The other type of data is ground-truth datasets. These are datasets that provide a measurement for the entirety of a target population, leaving no doubt about the accuracy of the measurement but only for certain entities. The obvious disadvantage of these datasets is that they are available for only a very narrow set of entities (not an entire domain), and they cannot be expanded. For example, returning to the problem of measuring website traffic, certain websites such as Wikipedia disclose their total website visits. The number of websites that do this, however, is quite limited, so only a small percentage of the domain is covered. Ground-truth datasets can be very granular or very coarse (as might be the case with quarterly financial filings). In any case, they provide a full, unsampled measurement but only for a subset of entities of interest.
Combining ground-truth and panel datasets can allow for measurements across all entities in a domain. The overlap of entities between the panel and ground-truth can be used to calibrate the panel and relate panel measurements to measurements on the target population. In statistical terms, this means building statistical models with ground-truth measurements as the dependent variables and panel measurements as the independent variables, for the overlapping entities, creates this relation. In plain English, the simplest such model checks what percentage of the target population the panel covers on average. This model can then be extrapolated to entities not covered by the ground-truth data, thereby giving measurements across the entire domain of entities.
Returning to the illustrative web traffic example, the traffic to any website can be estimated using a moderately sized panel and a narrow ground-truth dataset. For instance, a panel of 5 million users covers those users’ entire internet activity, including traffic to websites contained in the ground-truth dataset and a dataset of websites that publicly disclose traffic (e.g. Wikipedia). The simplest plausible model would calculate what percentage of total traffic (as measured by the ground-truth data) does the panel measurement represent for each website for which we have ground-truth data. With this percentage calculated as an average across all websites present in both datasets, one could scale up the observed panel measurement for all websites. It is further possible to calculate what error rate this “scale up” factor leads to on overlapping entities, and thus be reasonably confident how accurately we are tracking websites outside the ground-truth data as well. Of course, in practice, such models could do far better than averaging: we could consider that our panel members might be biased and make up a greater percentage of certain websites than others and this can change over time – but these refinements are nothing more than adding covariates to the illustrative model.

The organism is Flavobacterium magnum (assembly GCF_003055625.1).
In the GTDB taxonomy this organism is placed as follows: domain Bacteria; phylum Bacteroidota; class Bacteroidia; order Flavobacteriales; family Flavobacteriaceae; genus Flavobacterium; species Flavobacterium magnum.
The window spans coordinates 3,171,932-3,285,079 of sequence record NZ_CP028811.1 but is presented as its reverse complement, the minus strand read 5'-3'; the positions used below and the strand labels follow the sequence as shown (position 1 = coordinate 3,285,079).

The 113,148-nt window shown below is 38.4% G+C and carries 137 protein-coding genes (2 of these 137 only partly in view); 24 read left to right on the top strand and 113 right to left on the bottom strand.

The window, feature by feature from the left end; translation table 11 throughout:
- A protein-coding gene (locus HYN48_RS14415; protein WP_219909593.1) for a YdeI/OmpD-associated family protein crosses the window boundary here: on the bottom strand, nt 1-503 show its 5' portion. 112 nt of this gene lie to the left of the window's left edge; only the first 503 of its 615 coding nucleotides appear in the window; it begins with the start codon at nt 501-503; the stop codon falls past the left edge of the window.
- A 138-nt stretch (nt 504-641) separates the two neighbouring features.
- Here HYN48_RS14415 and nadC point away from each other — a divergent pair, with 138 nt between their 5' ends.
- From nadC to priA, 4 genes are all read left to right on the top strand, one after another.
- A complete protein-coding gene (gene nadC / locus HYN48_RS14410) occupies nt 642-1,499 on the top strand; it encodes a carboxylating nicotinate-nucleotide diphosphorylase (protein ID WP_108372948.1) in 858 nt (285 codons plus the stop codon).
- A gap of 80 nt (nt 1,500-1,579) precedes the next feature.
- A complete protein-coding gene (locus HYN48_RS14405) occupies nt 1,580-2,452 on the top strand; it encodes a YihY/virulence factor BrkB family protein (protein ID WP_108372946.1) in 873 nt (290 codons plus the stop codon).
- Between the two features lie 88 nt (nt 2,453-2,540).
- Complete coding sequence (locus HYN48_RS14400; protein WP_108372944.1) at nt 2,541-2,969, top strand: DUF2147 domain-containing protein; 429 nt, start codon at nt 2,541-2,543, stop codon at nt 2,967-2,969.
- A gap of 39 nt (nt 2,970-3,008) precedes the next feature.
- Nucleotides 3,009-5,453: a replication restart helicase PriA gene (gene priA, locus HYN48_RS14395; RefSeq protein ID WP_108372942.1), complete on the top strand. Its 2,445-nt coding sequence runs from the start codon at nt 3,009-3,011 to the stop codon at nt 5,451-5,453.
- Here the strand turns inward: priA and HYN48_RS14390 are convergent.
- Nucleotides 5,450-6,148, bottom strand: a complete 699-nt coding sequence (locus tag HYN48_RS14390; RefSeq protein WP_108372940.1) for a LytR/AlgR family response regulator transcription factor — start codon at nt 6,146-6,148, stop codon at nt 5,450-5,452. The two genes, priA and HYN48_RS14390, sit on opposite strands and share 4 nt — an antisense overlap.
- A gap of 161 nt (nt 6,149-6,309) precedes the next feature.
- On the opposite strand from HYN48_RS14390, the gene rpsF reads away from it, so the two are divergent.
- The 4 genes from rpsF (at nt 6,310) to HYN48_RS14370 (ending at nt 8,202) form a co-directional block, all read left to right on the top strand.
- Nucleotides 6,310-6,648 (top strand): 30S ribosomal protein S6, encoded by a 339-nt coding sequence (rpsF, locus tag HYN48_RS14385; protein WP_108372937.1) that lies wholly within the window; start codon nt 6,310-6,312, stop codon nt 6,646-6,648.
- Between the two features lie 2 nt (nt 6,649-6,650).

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A good counter example in the United States would be the Decennial Census which at least attempts to build a panel from member of its target population. The vast majority of US Census data products are only ever a sample, though.
The ground-truth data is your y variable, the panel measurement is you x. So your regression is: y_i ~ x_i for each website i, that is observed in both ground-truth and panel.
For example, our panel says 150,000 people visited Wikipedia in November while Wikipedia (ground-truth) tells us the actual number was 3B. So, we can assume our panel makes up 0.005% of the internet traffic. If this were our only ground-truth data point, our best estimate in the simplest model would be scale up all panel measurements by 1/0.005%.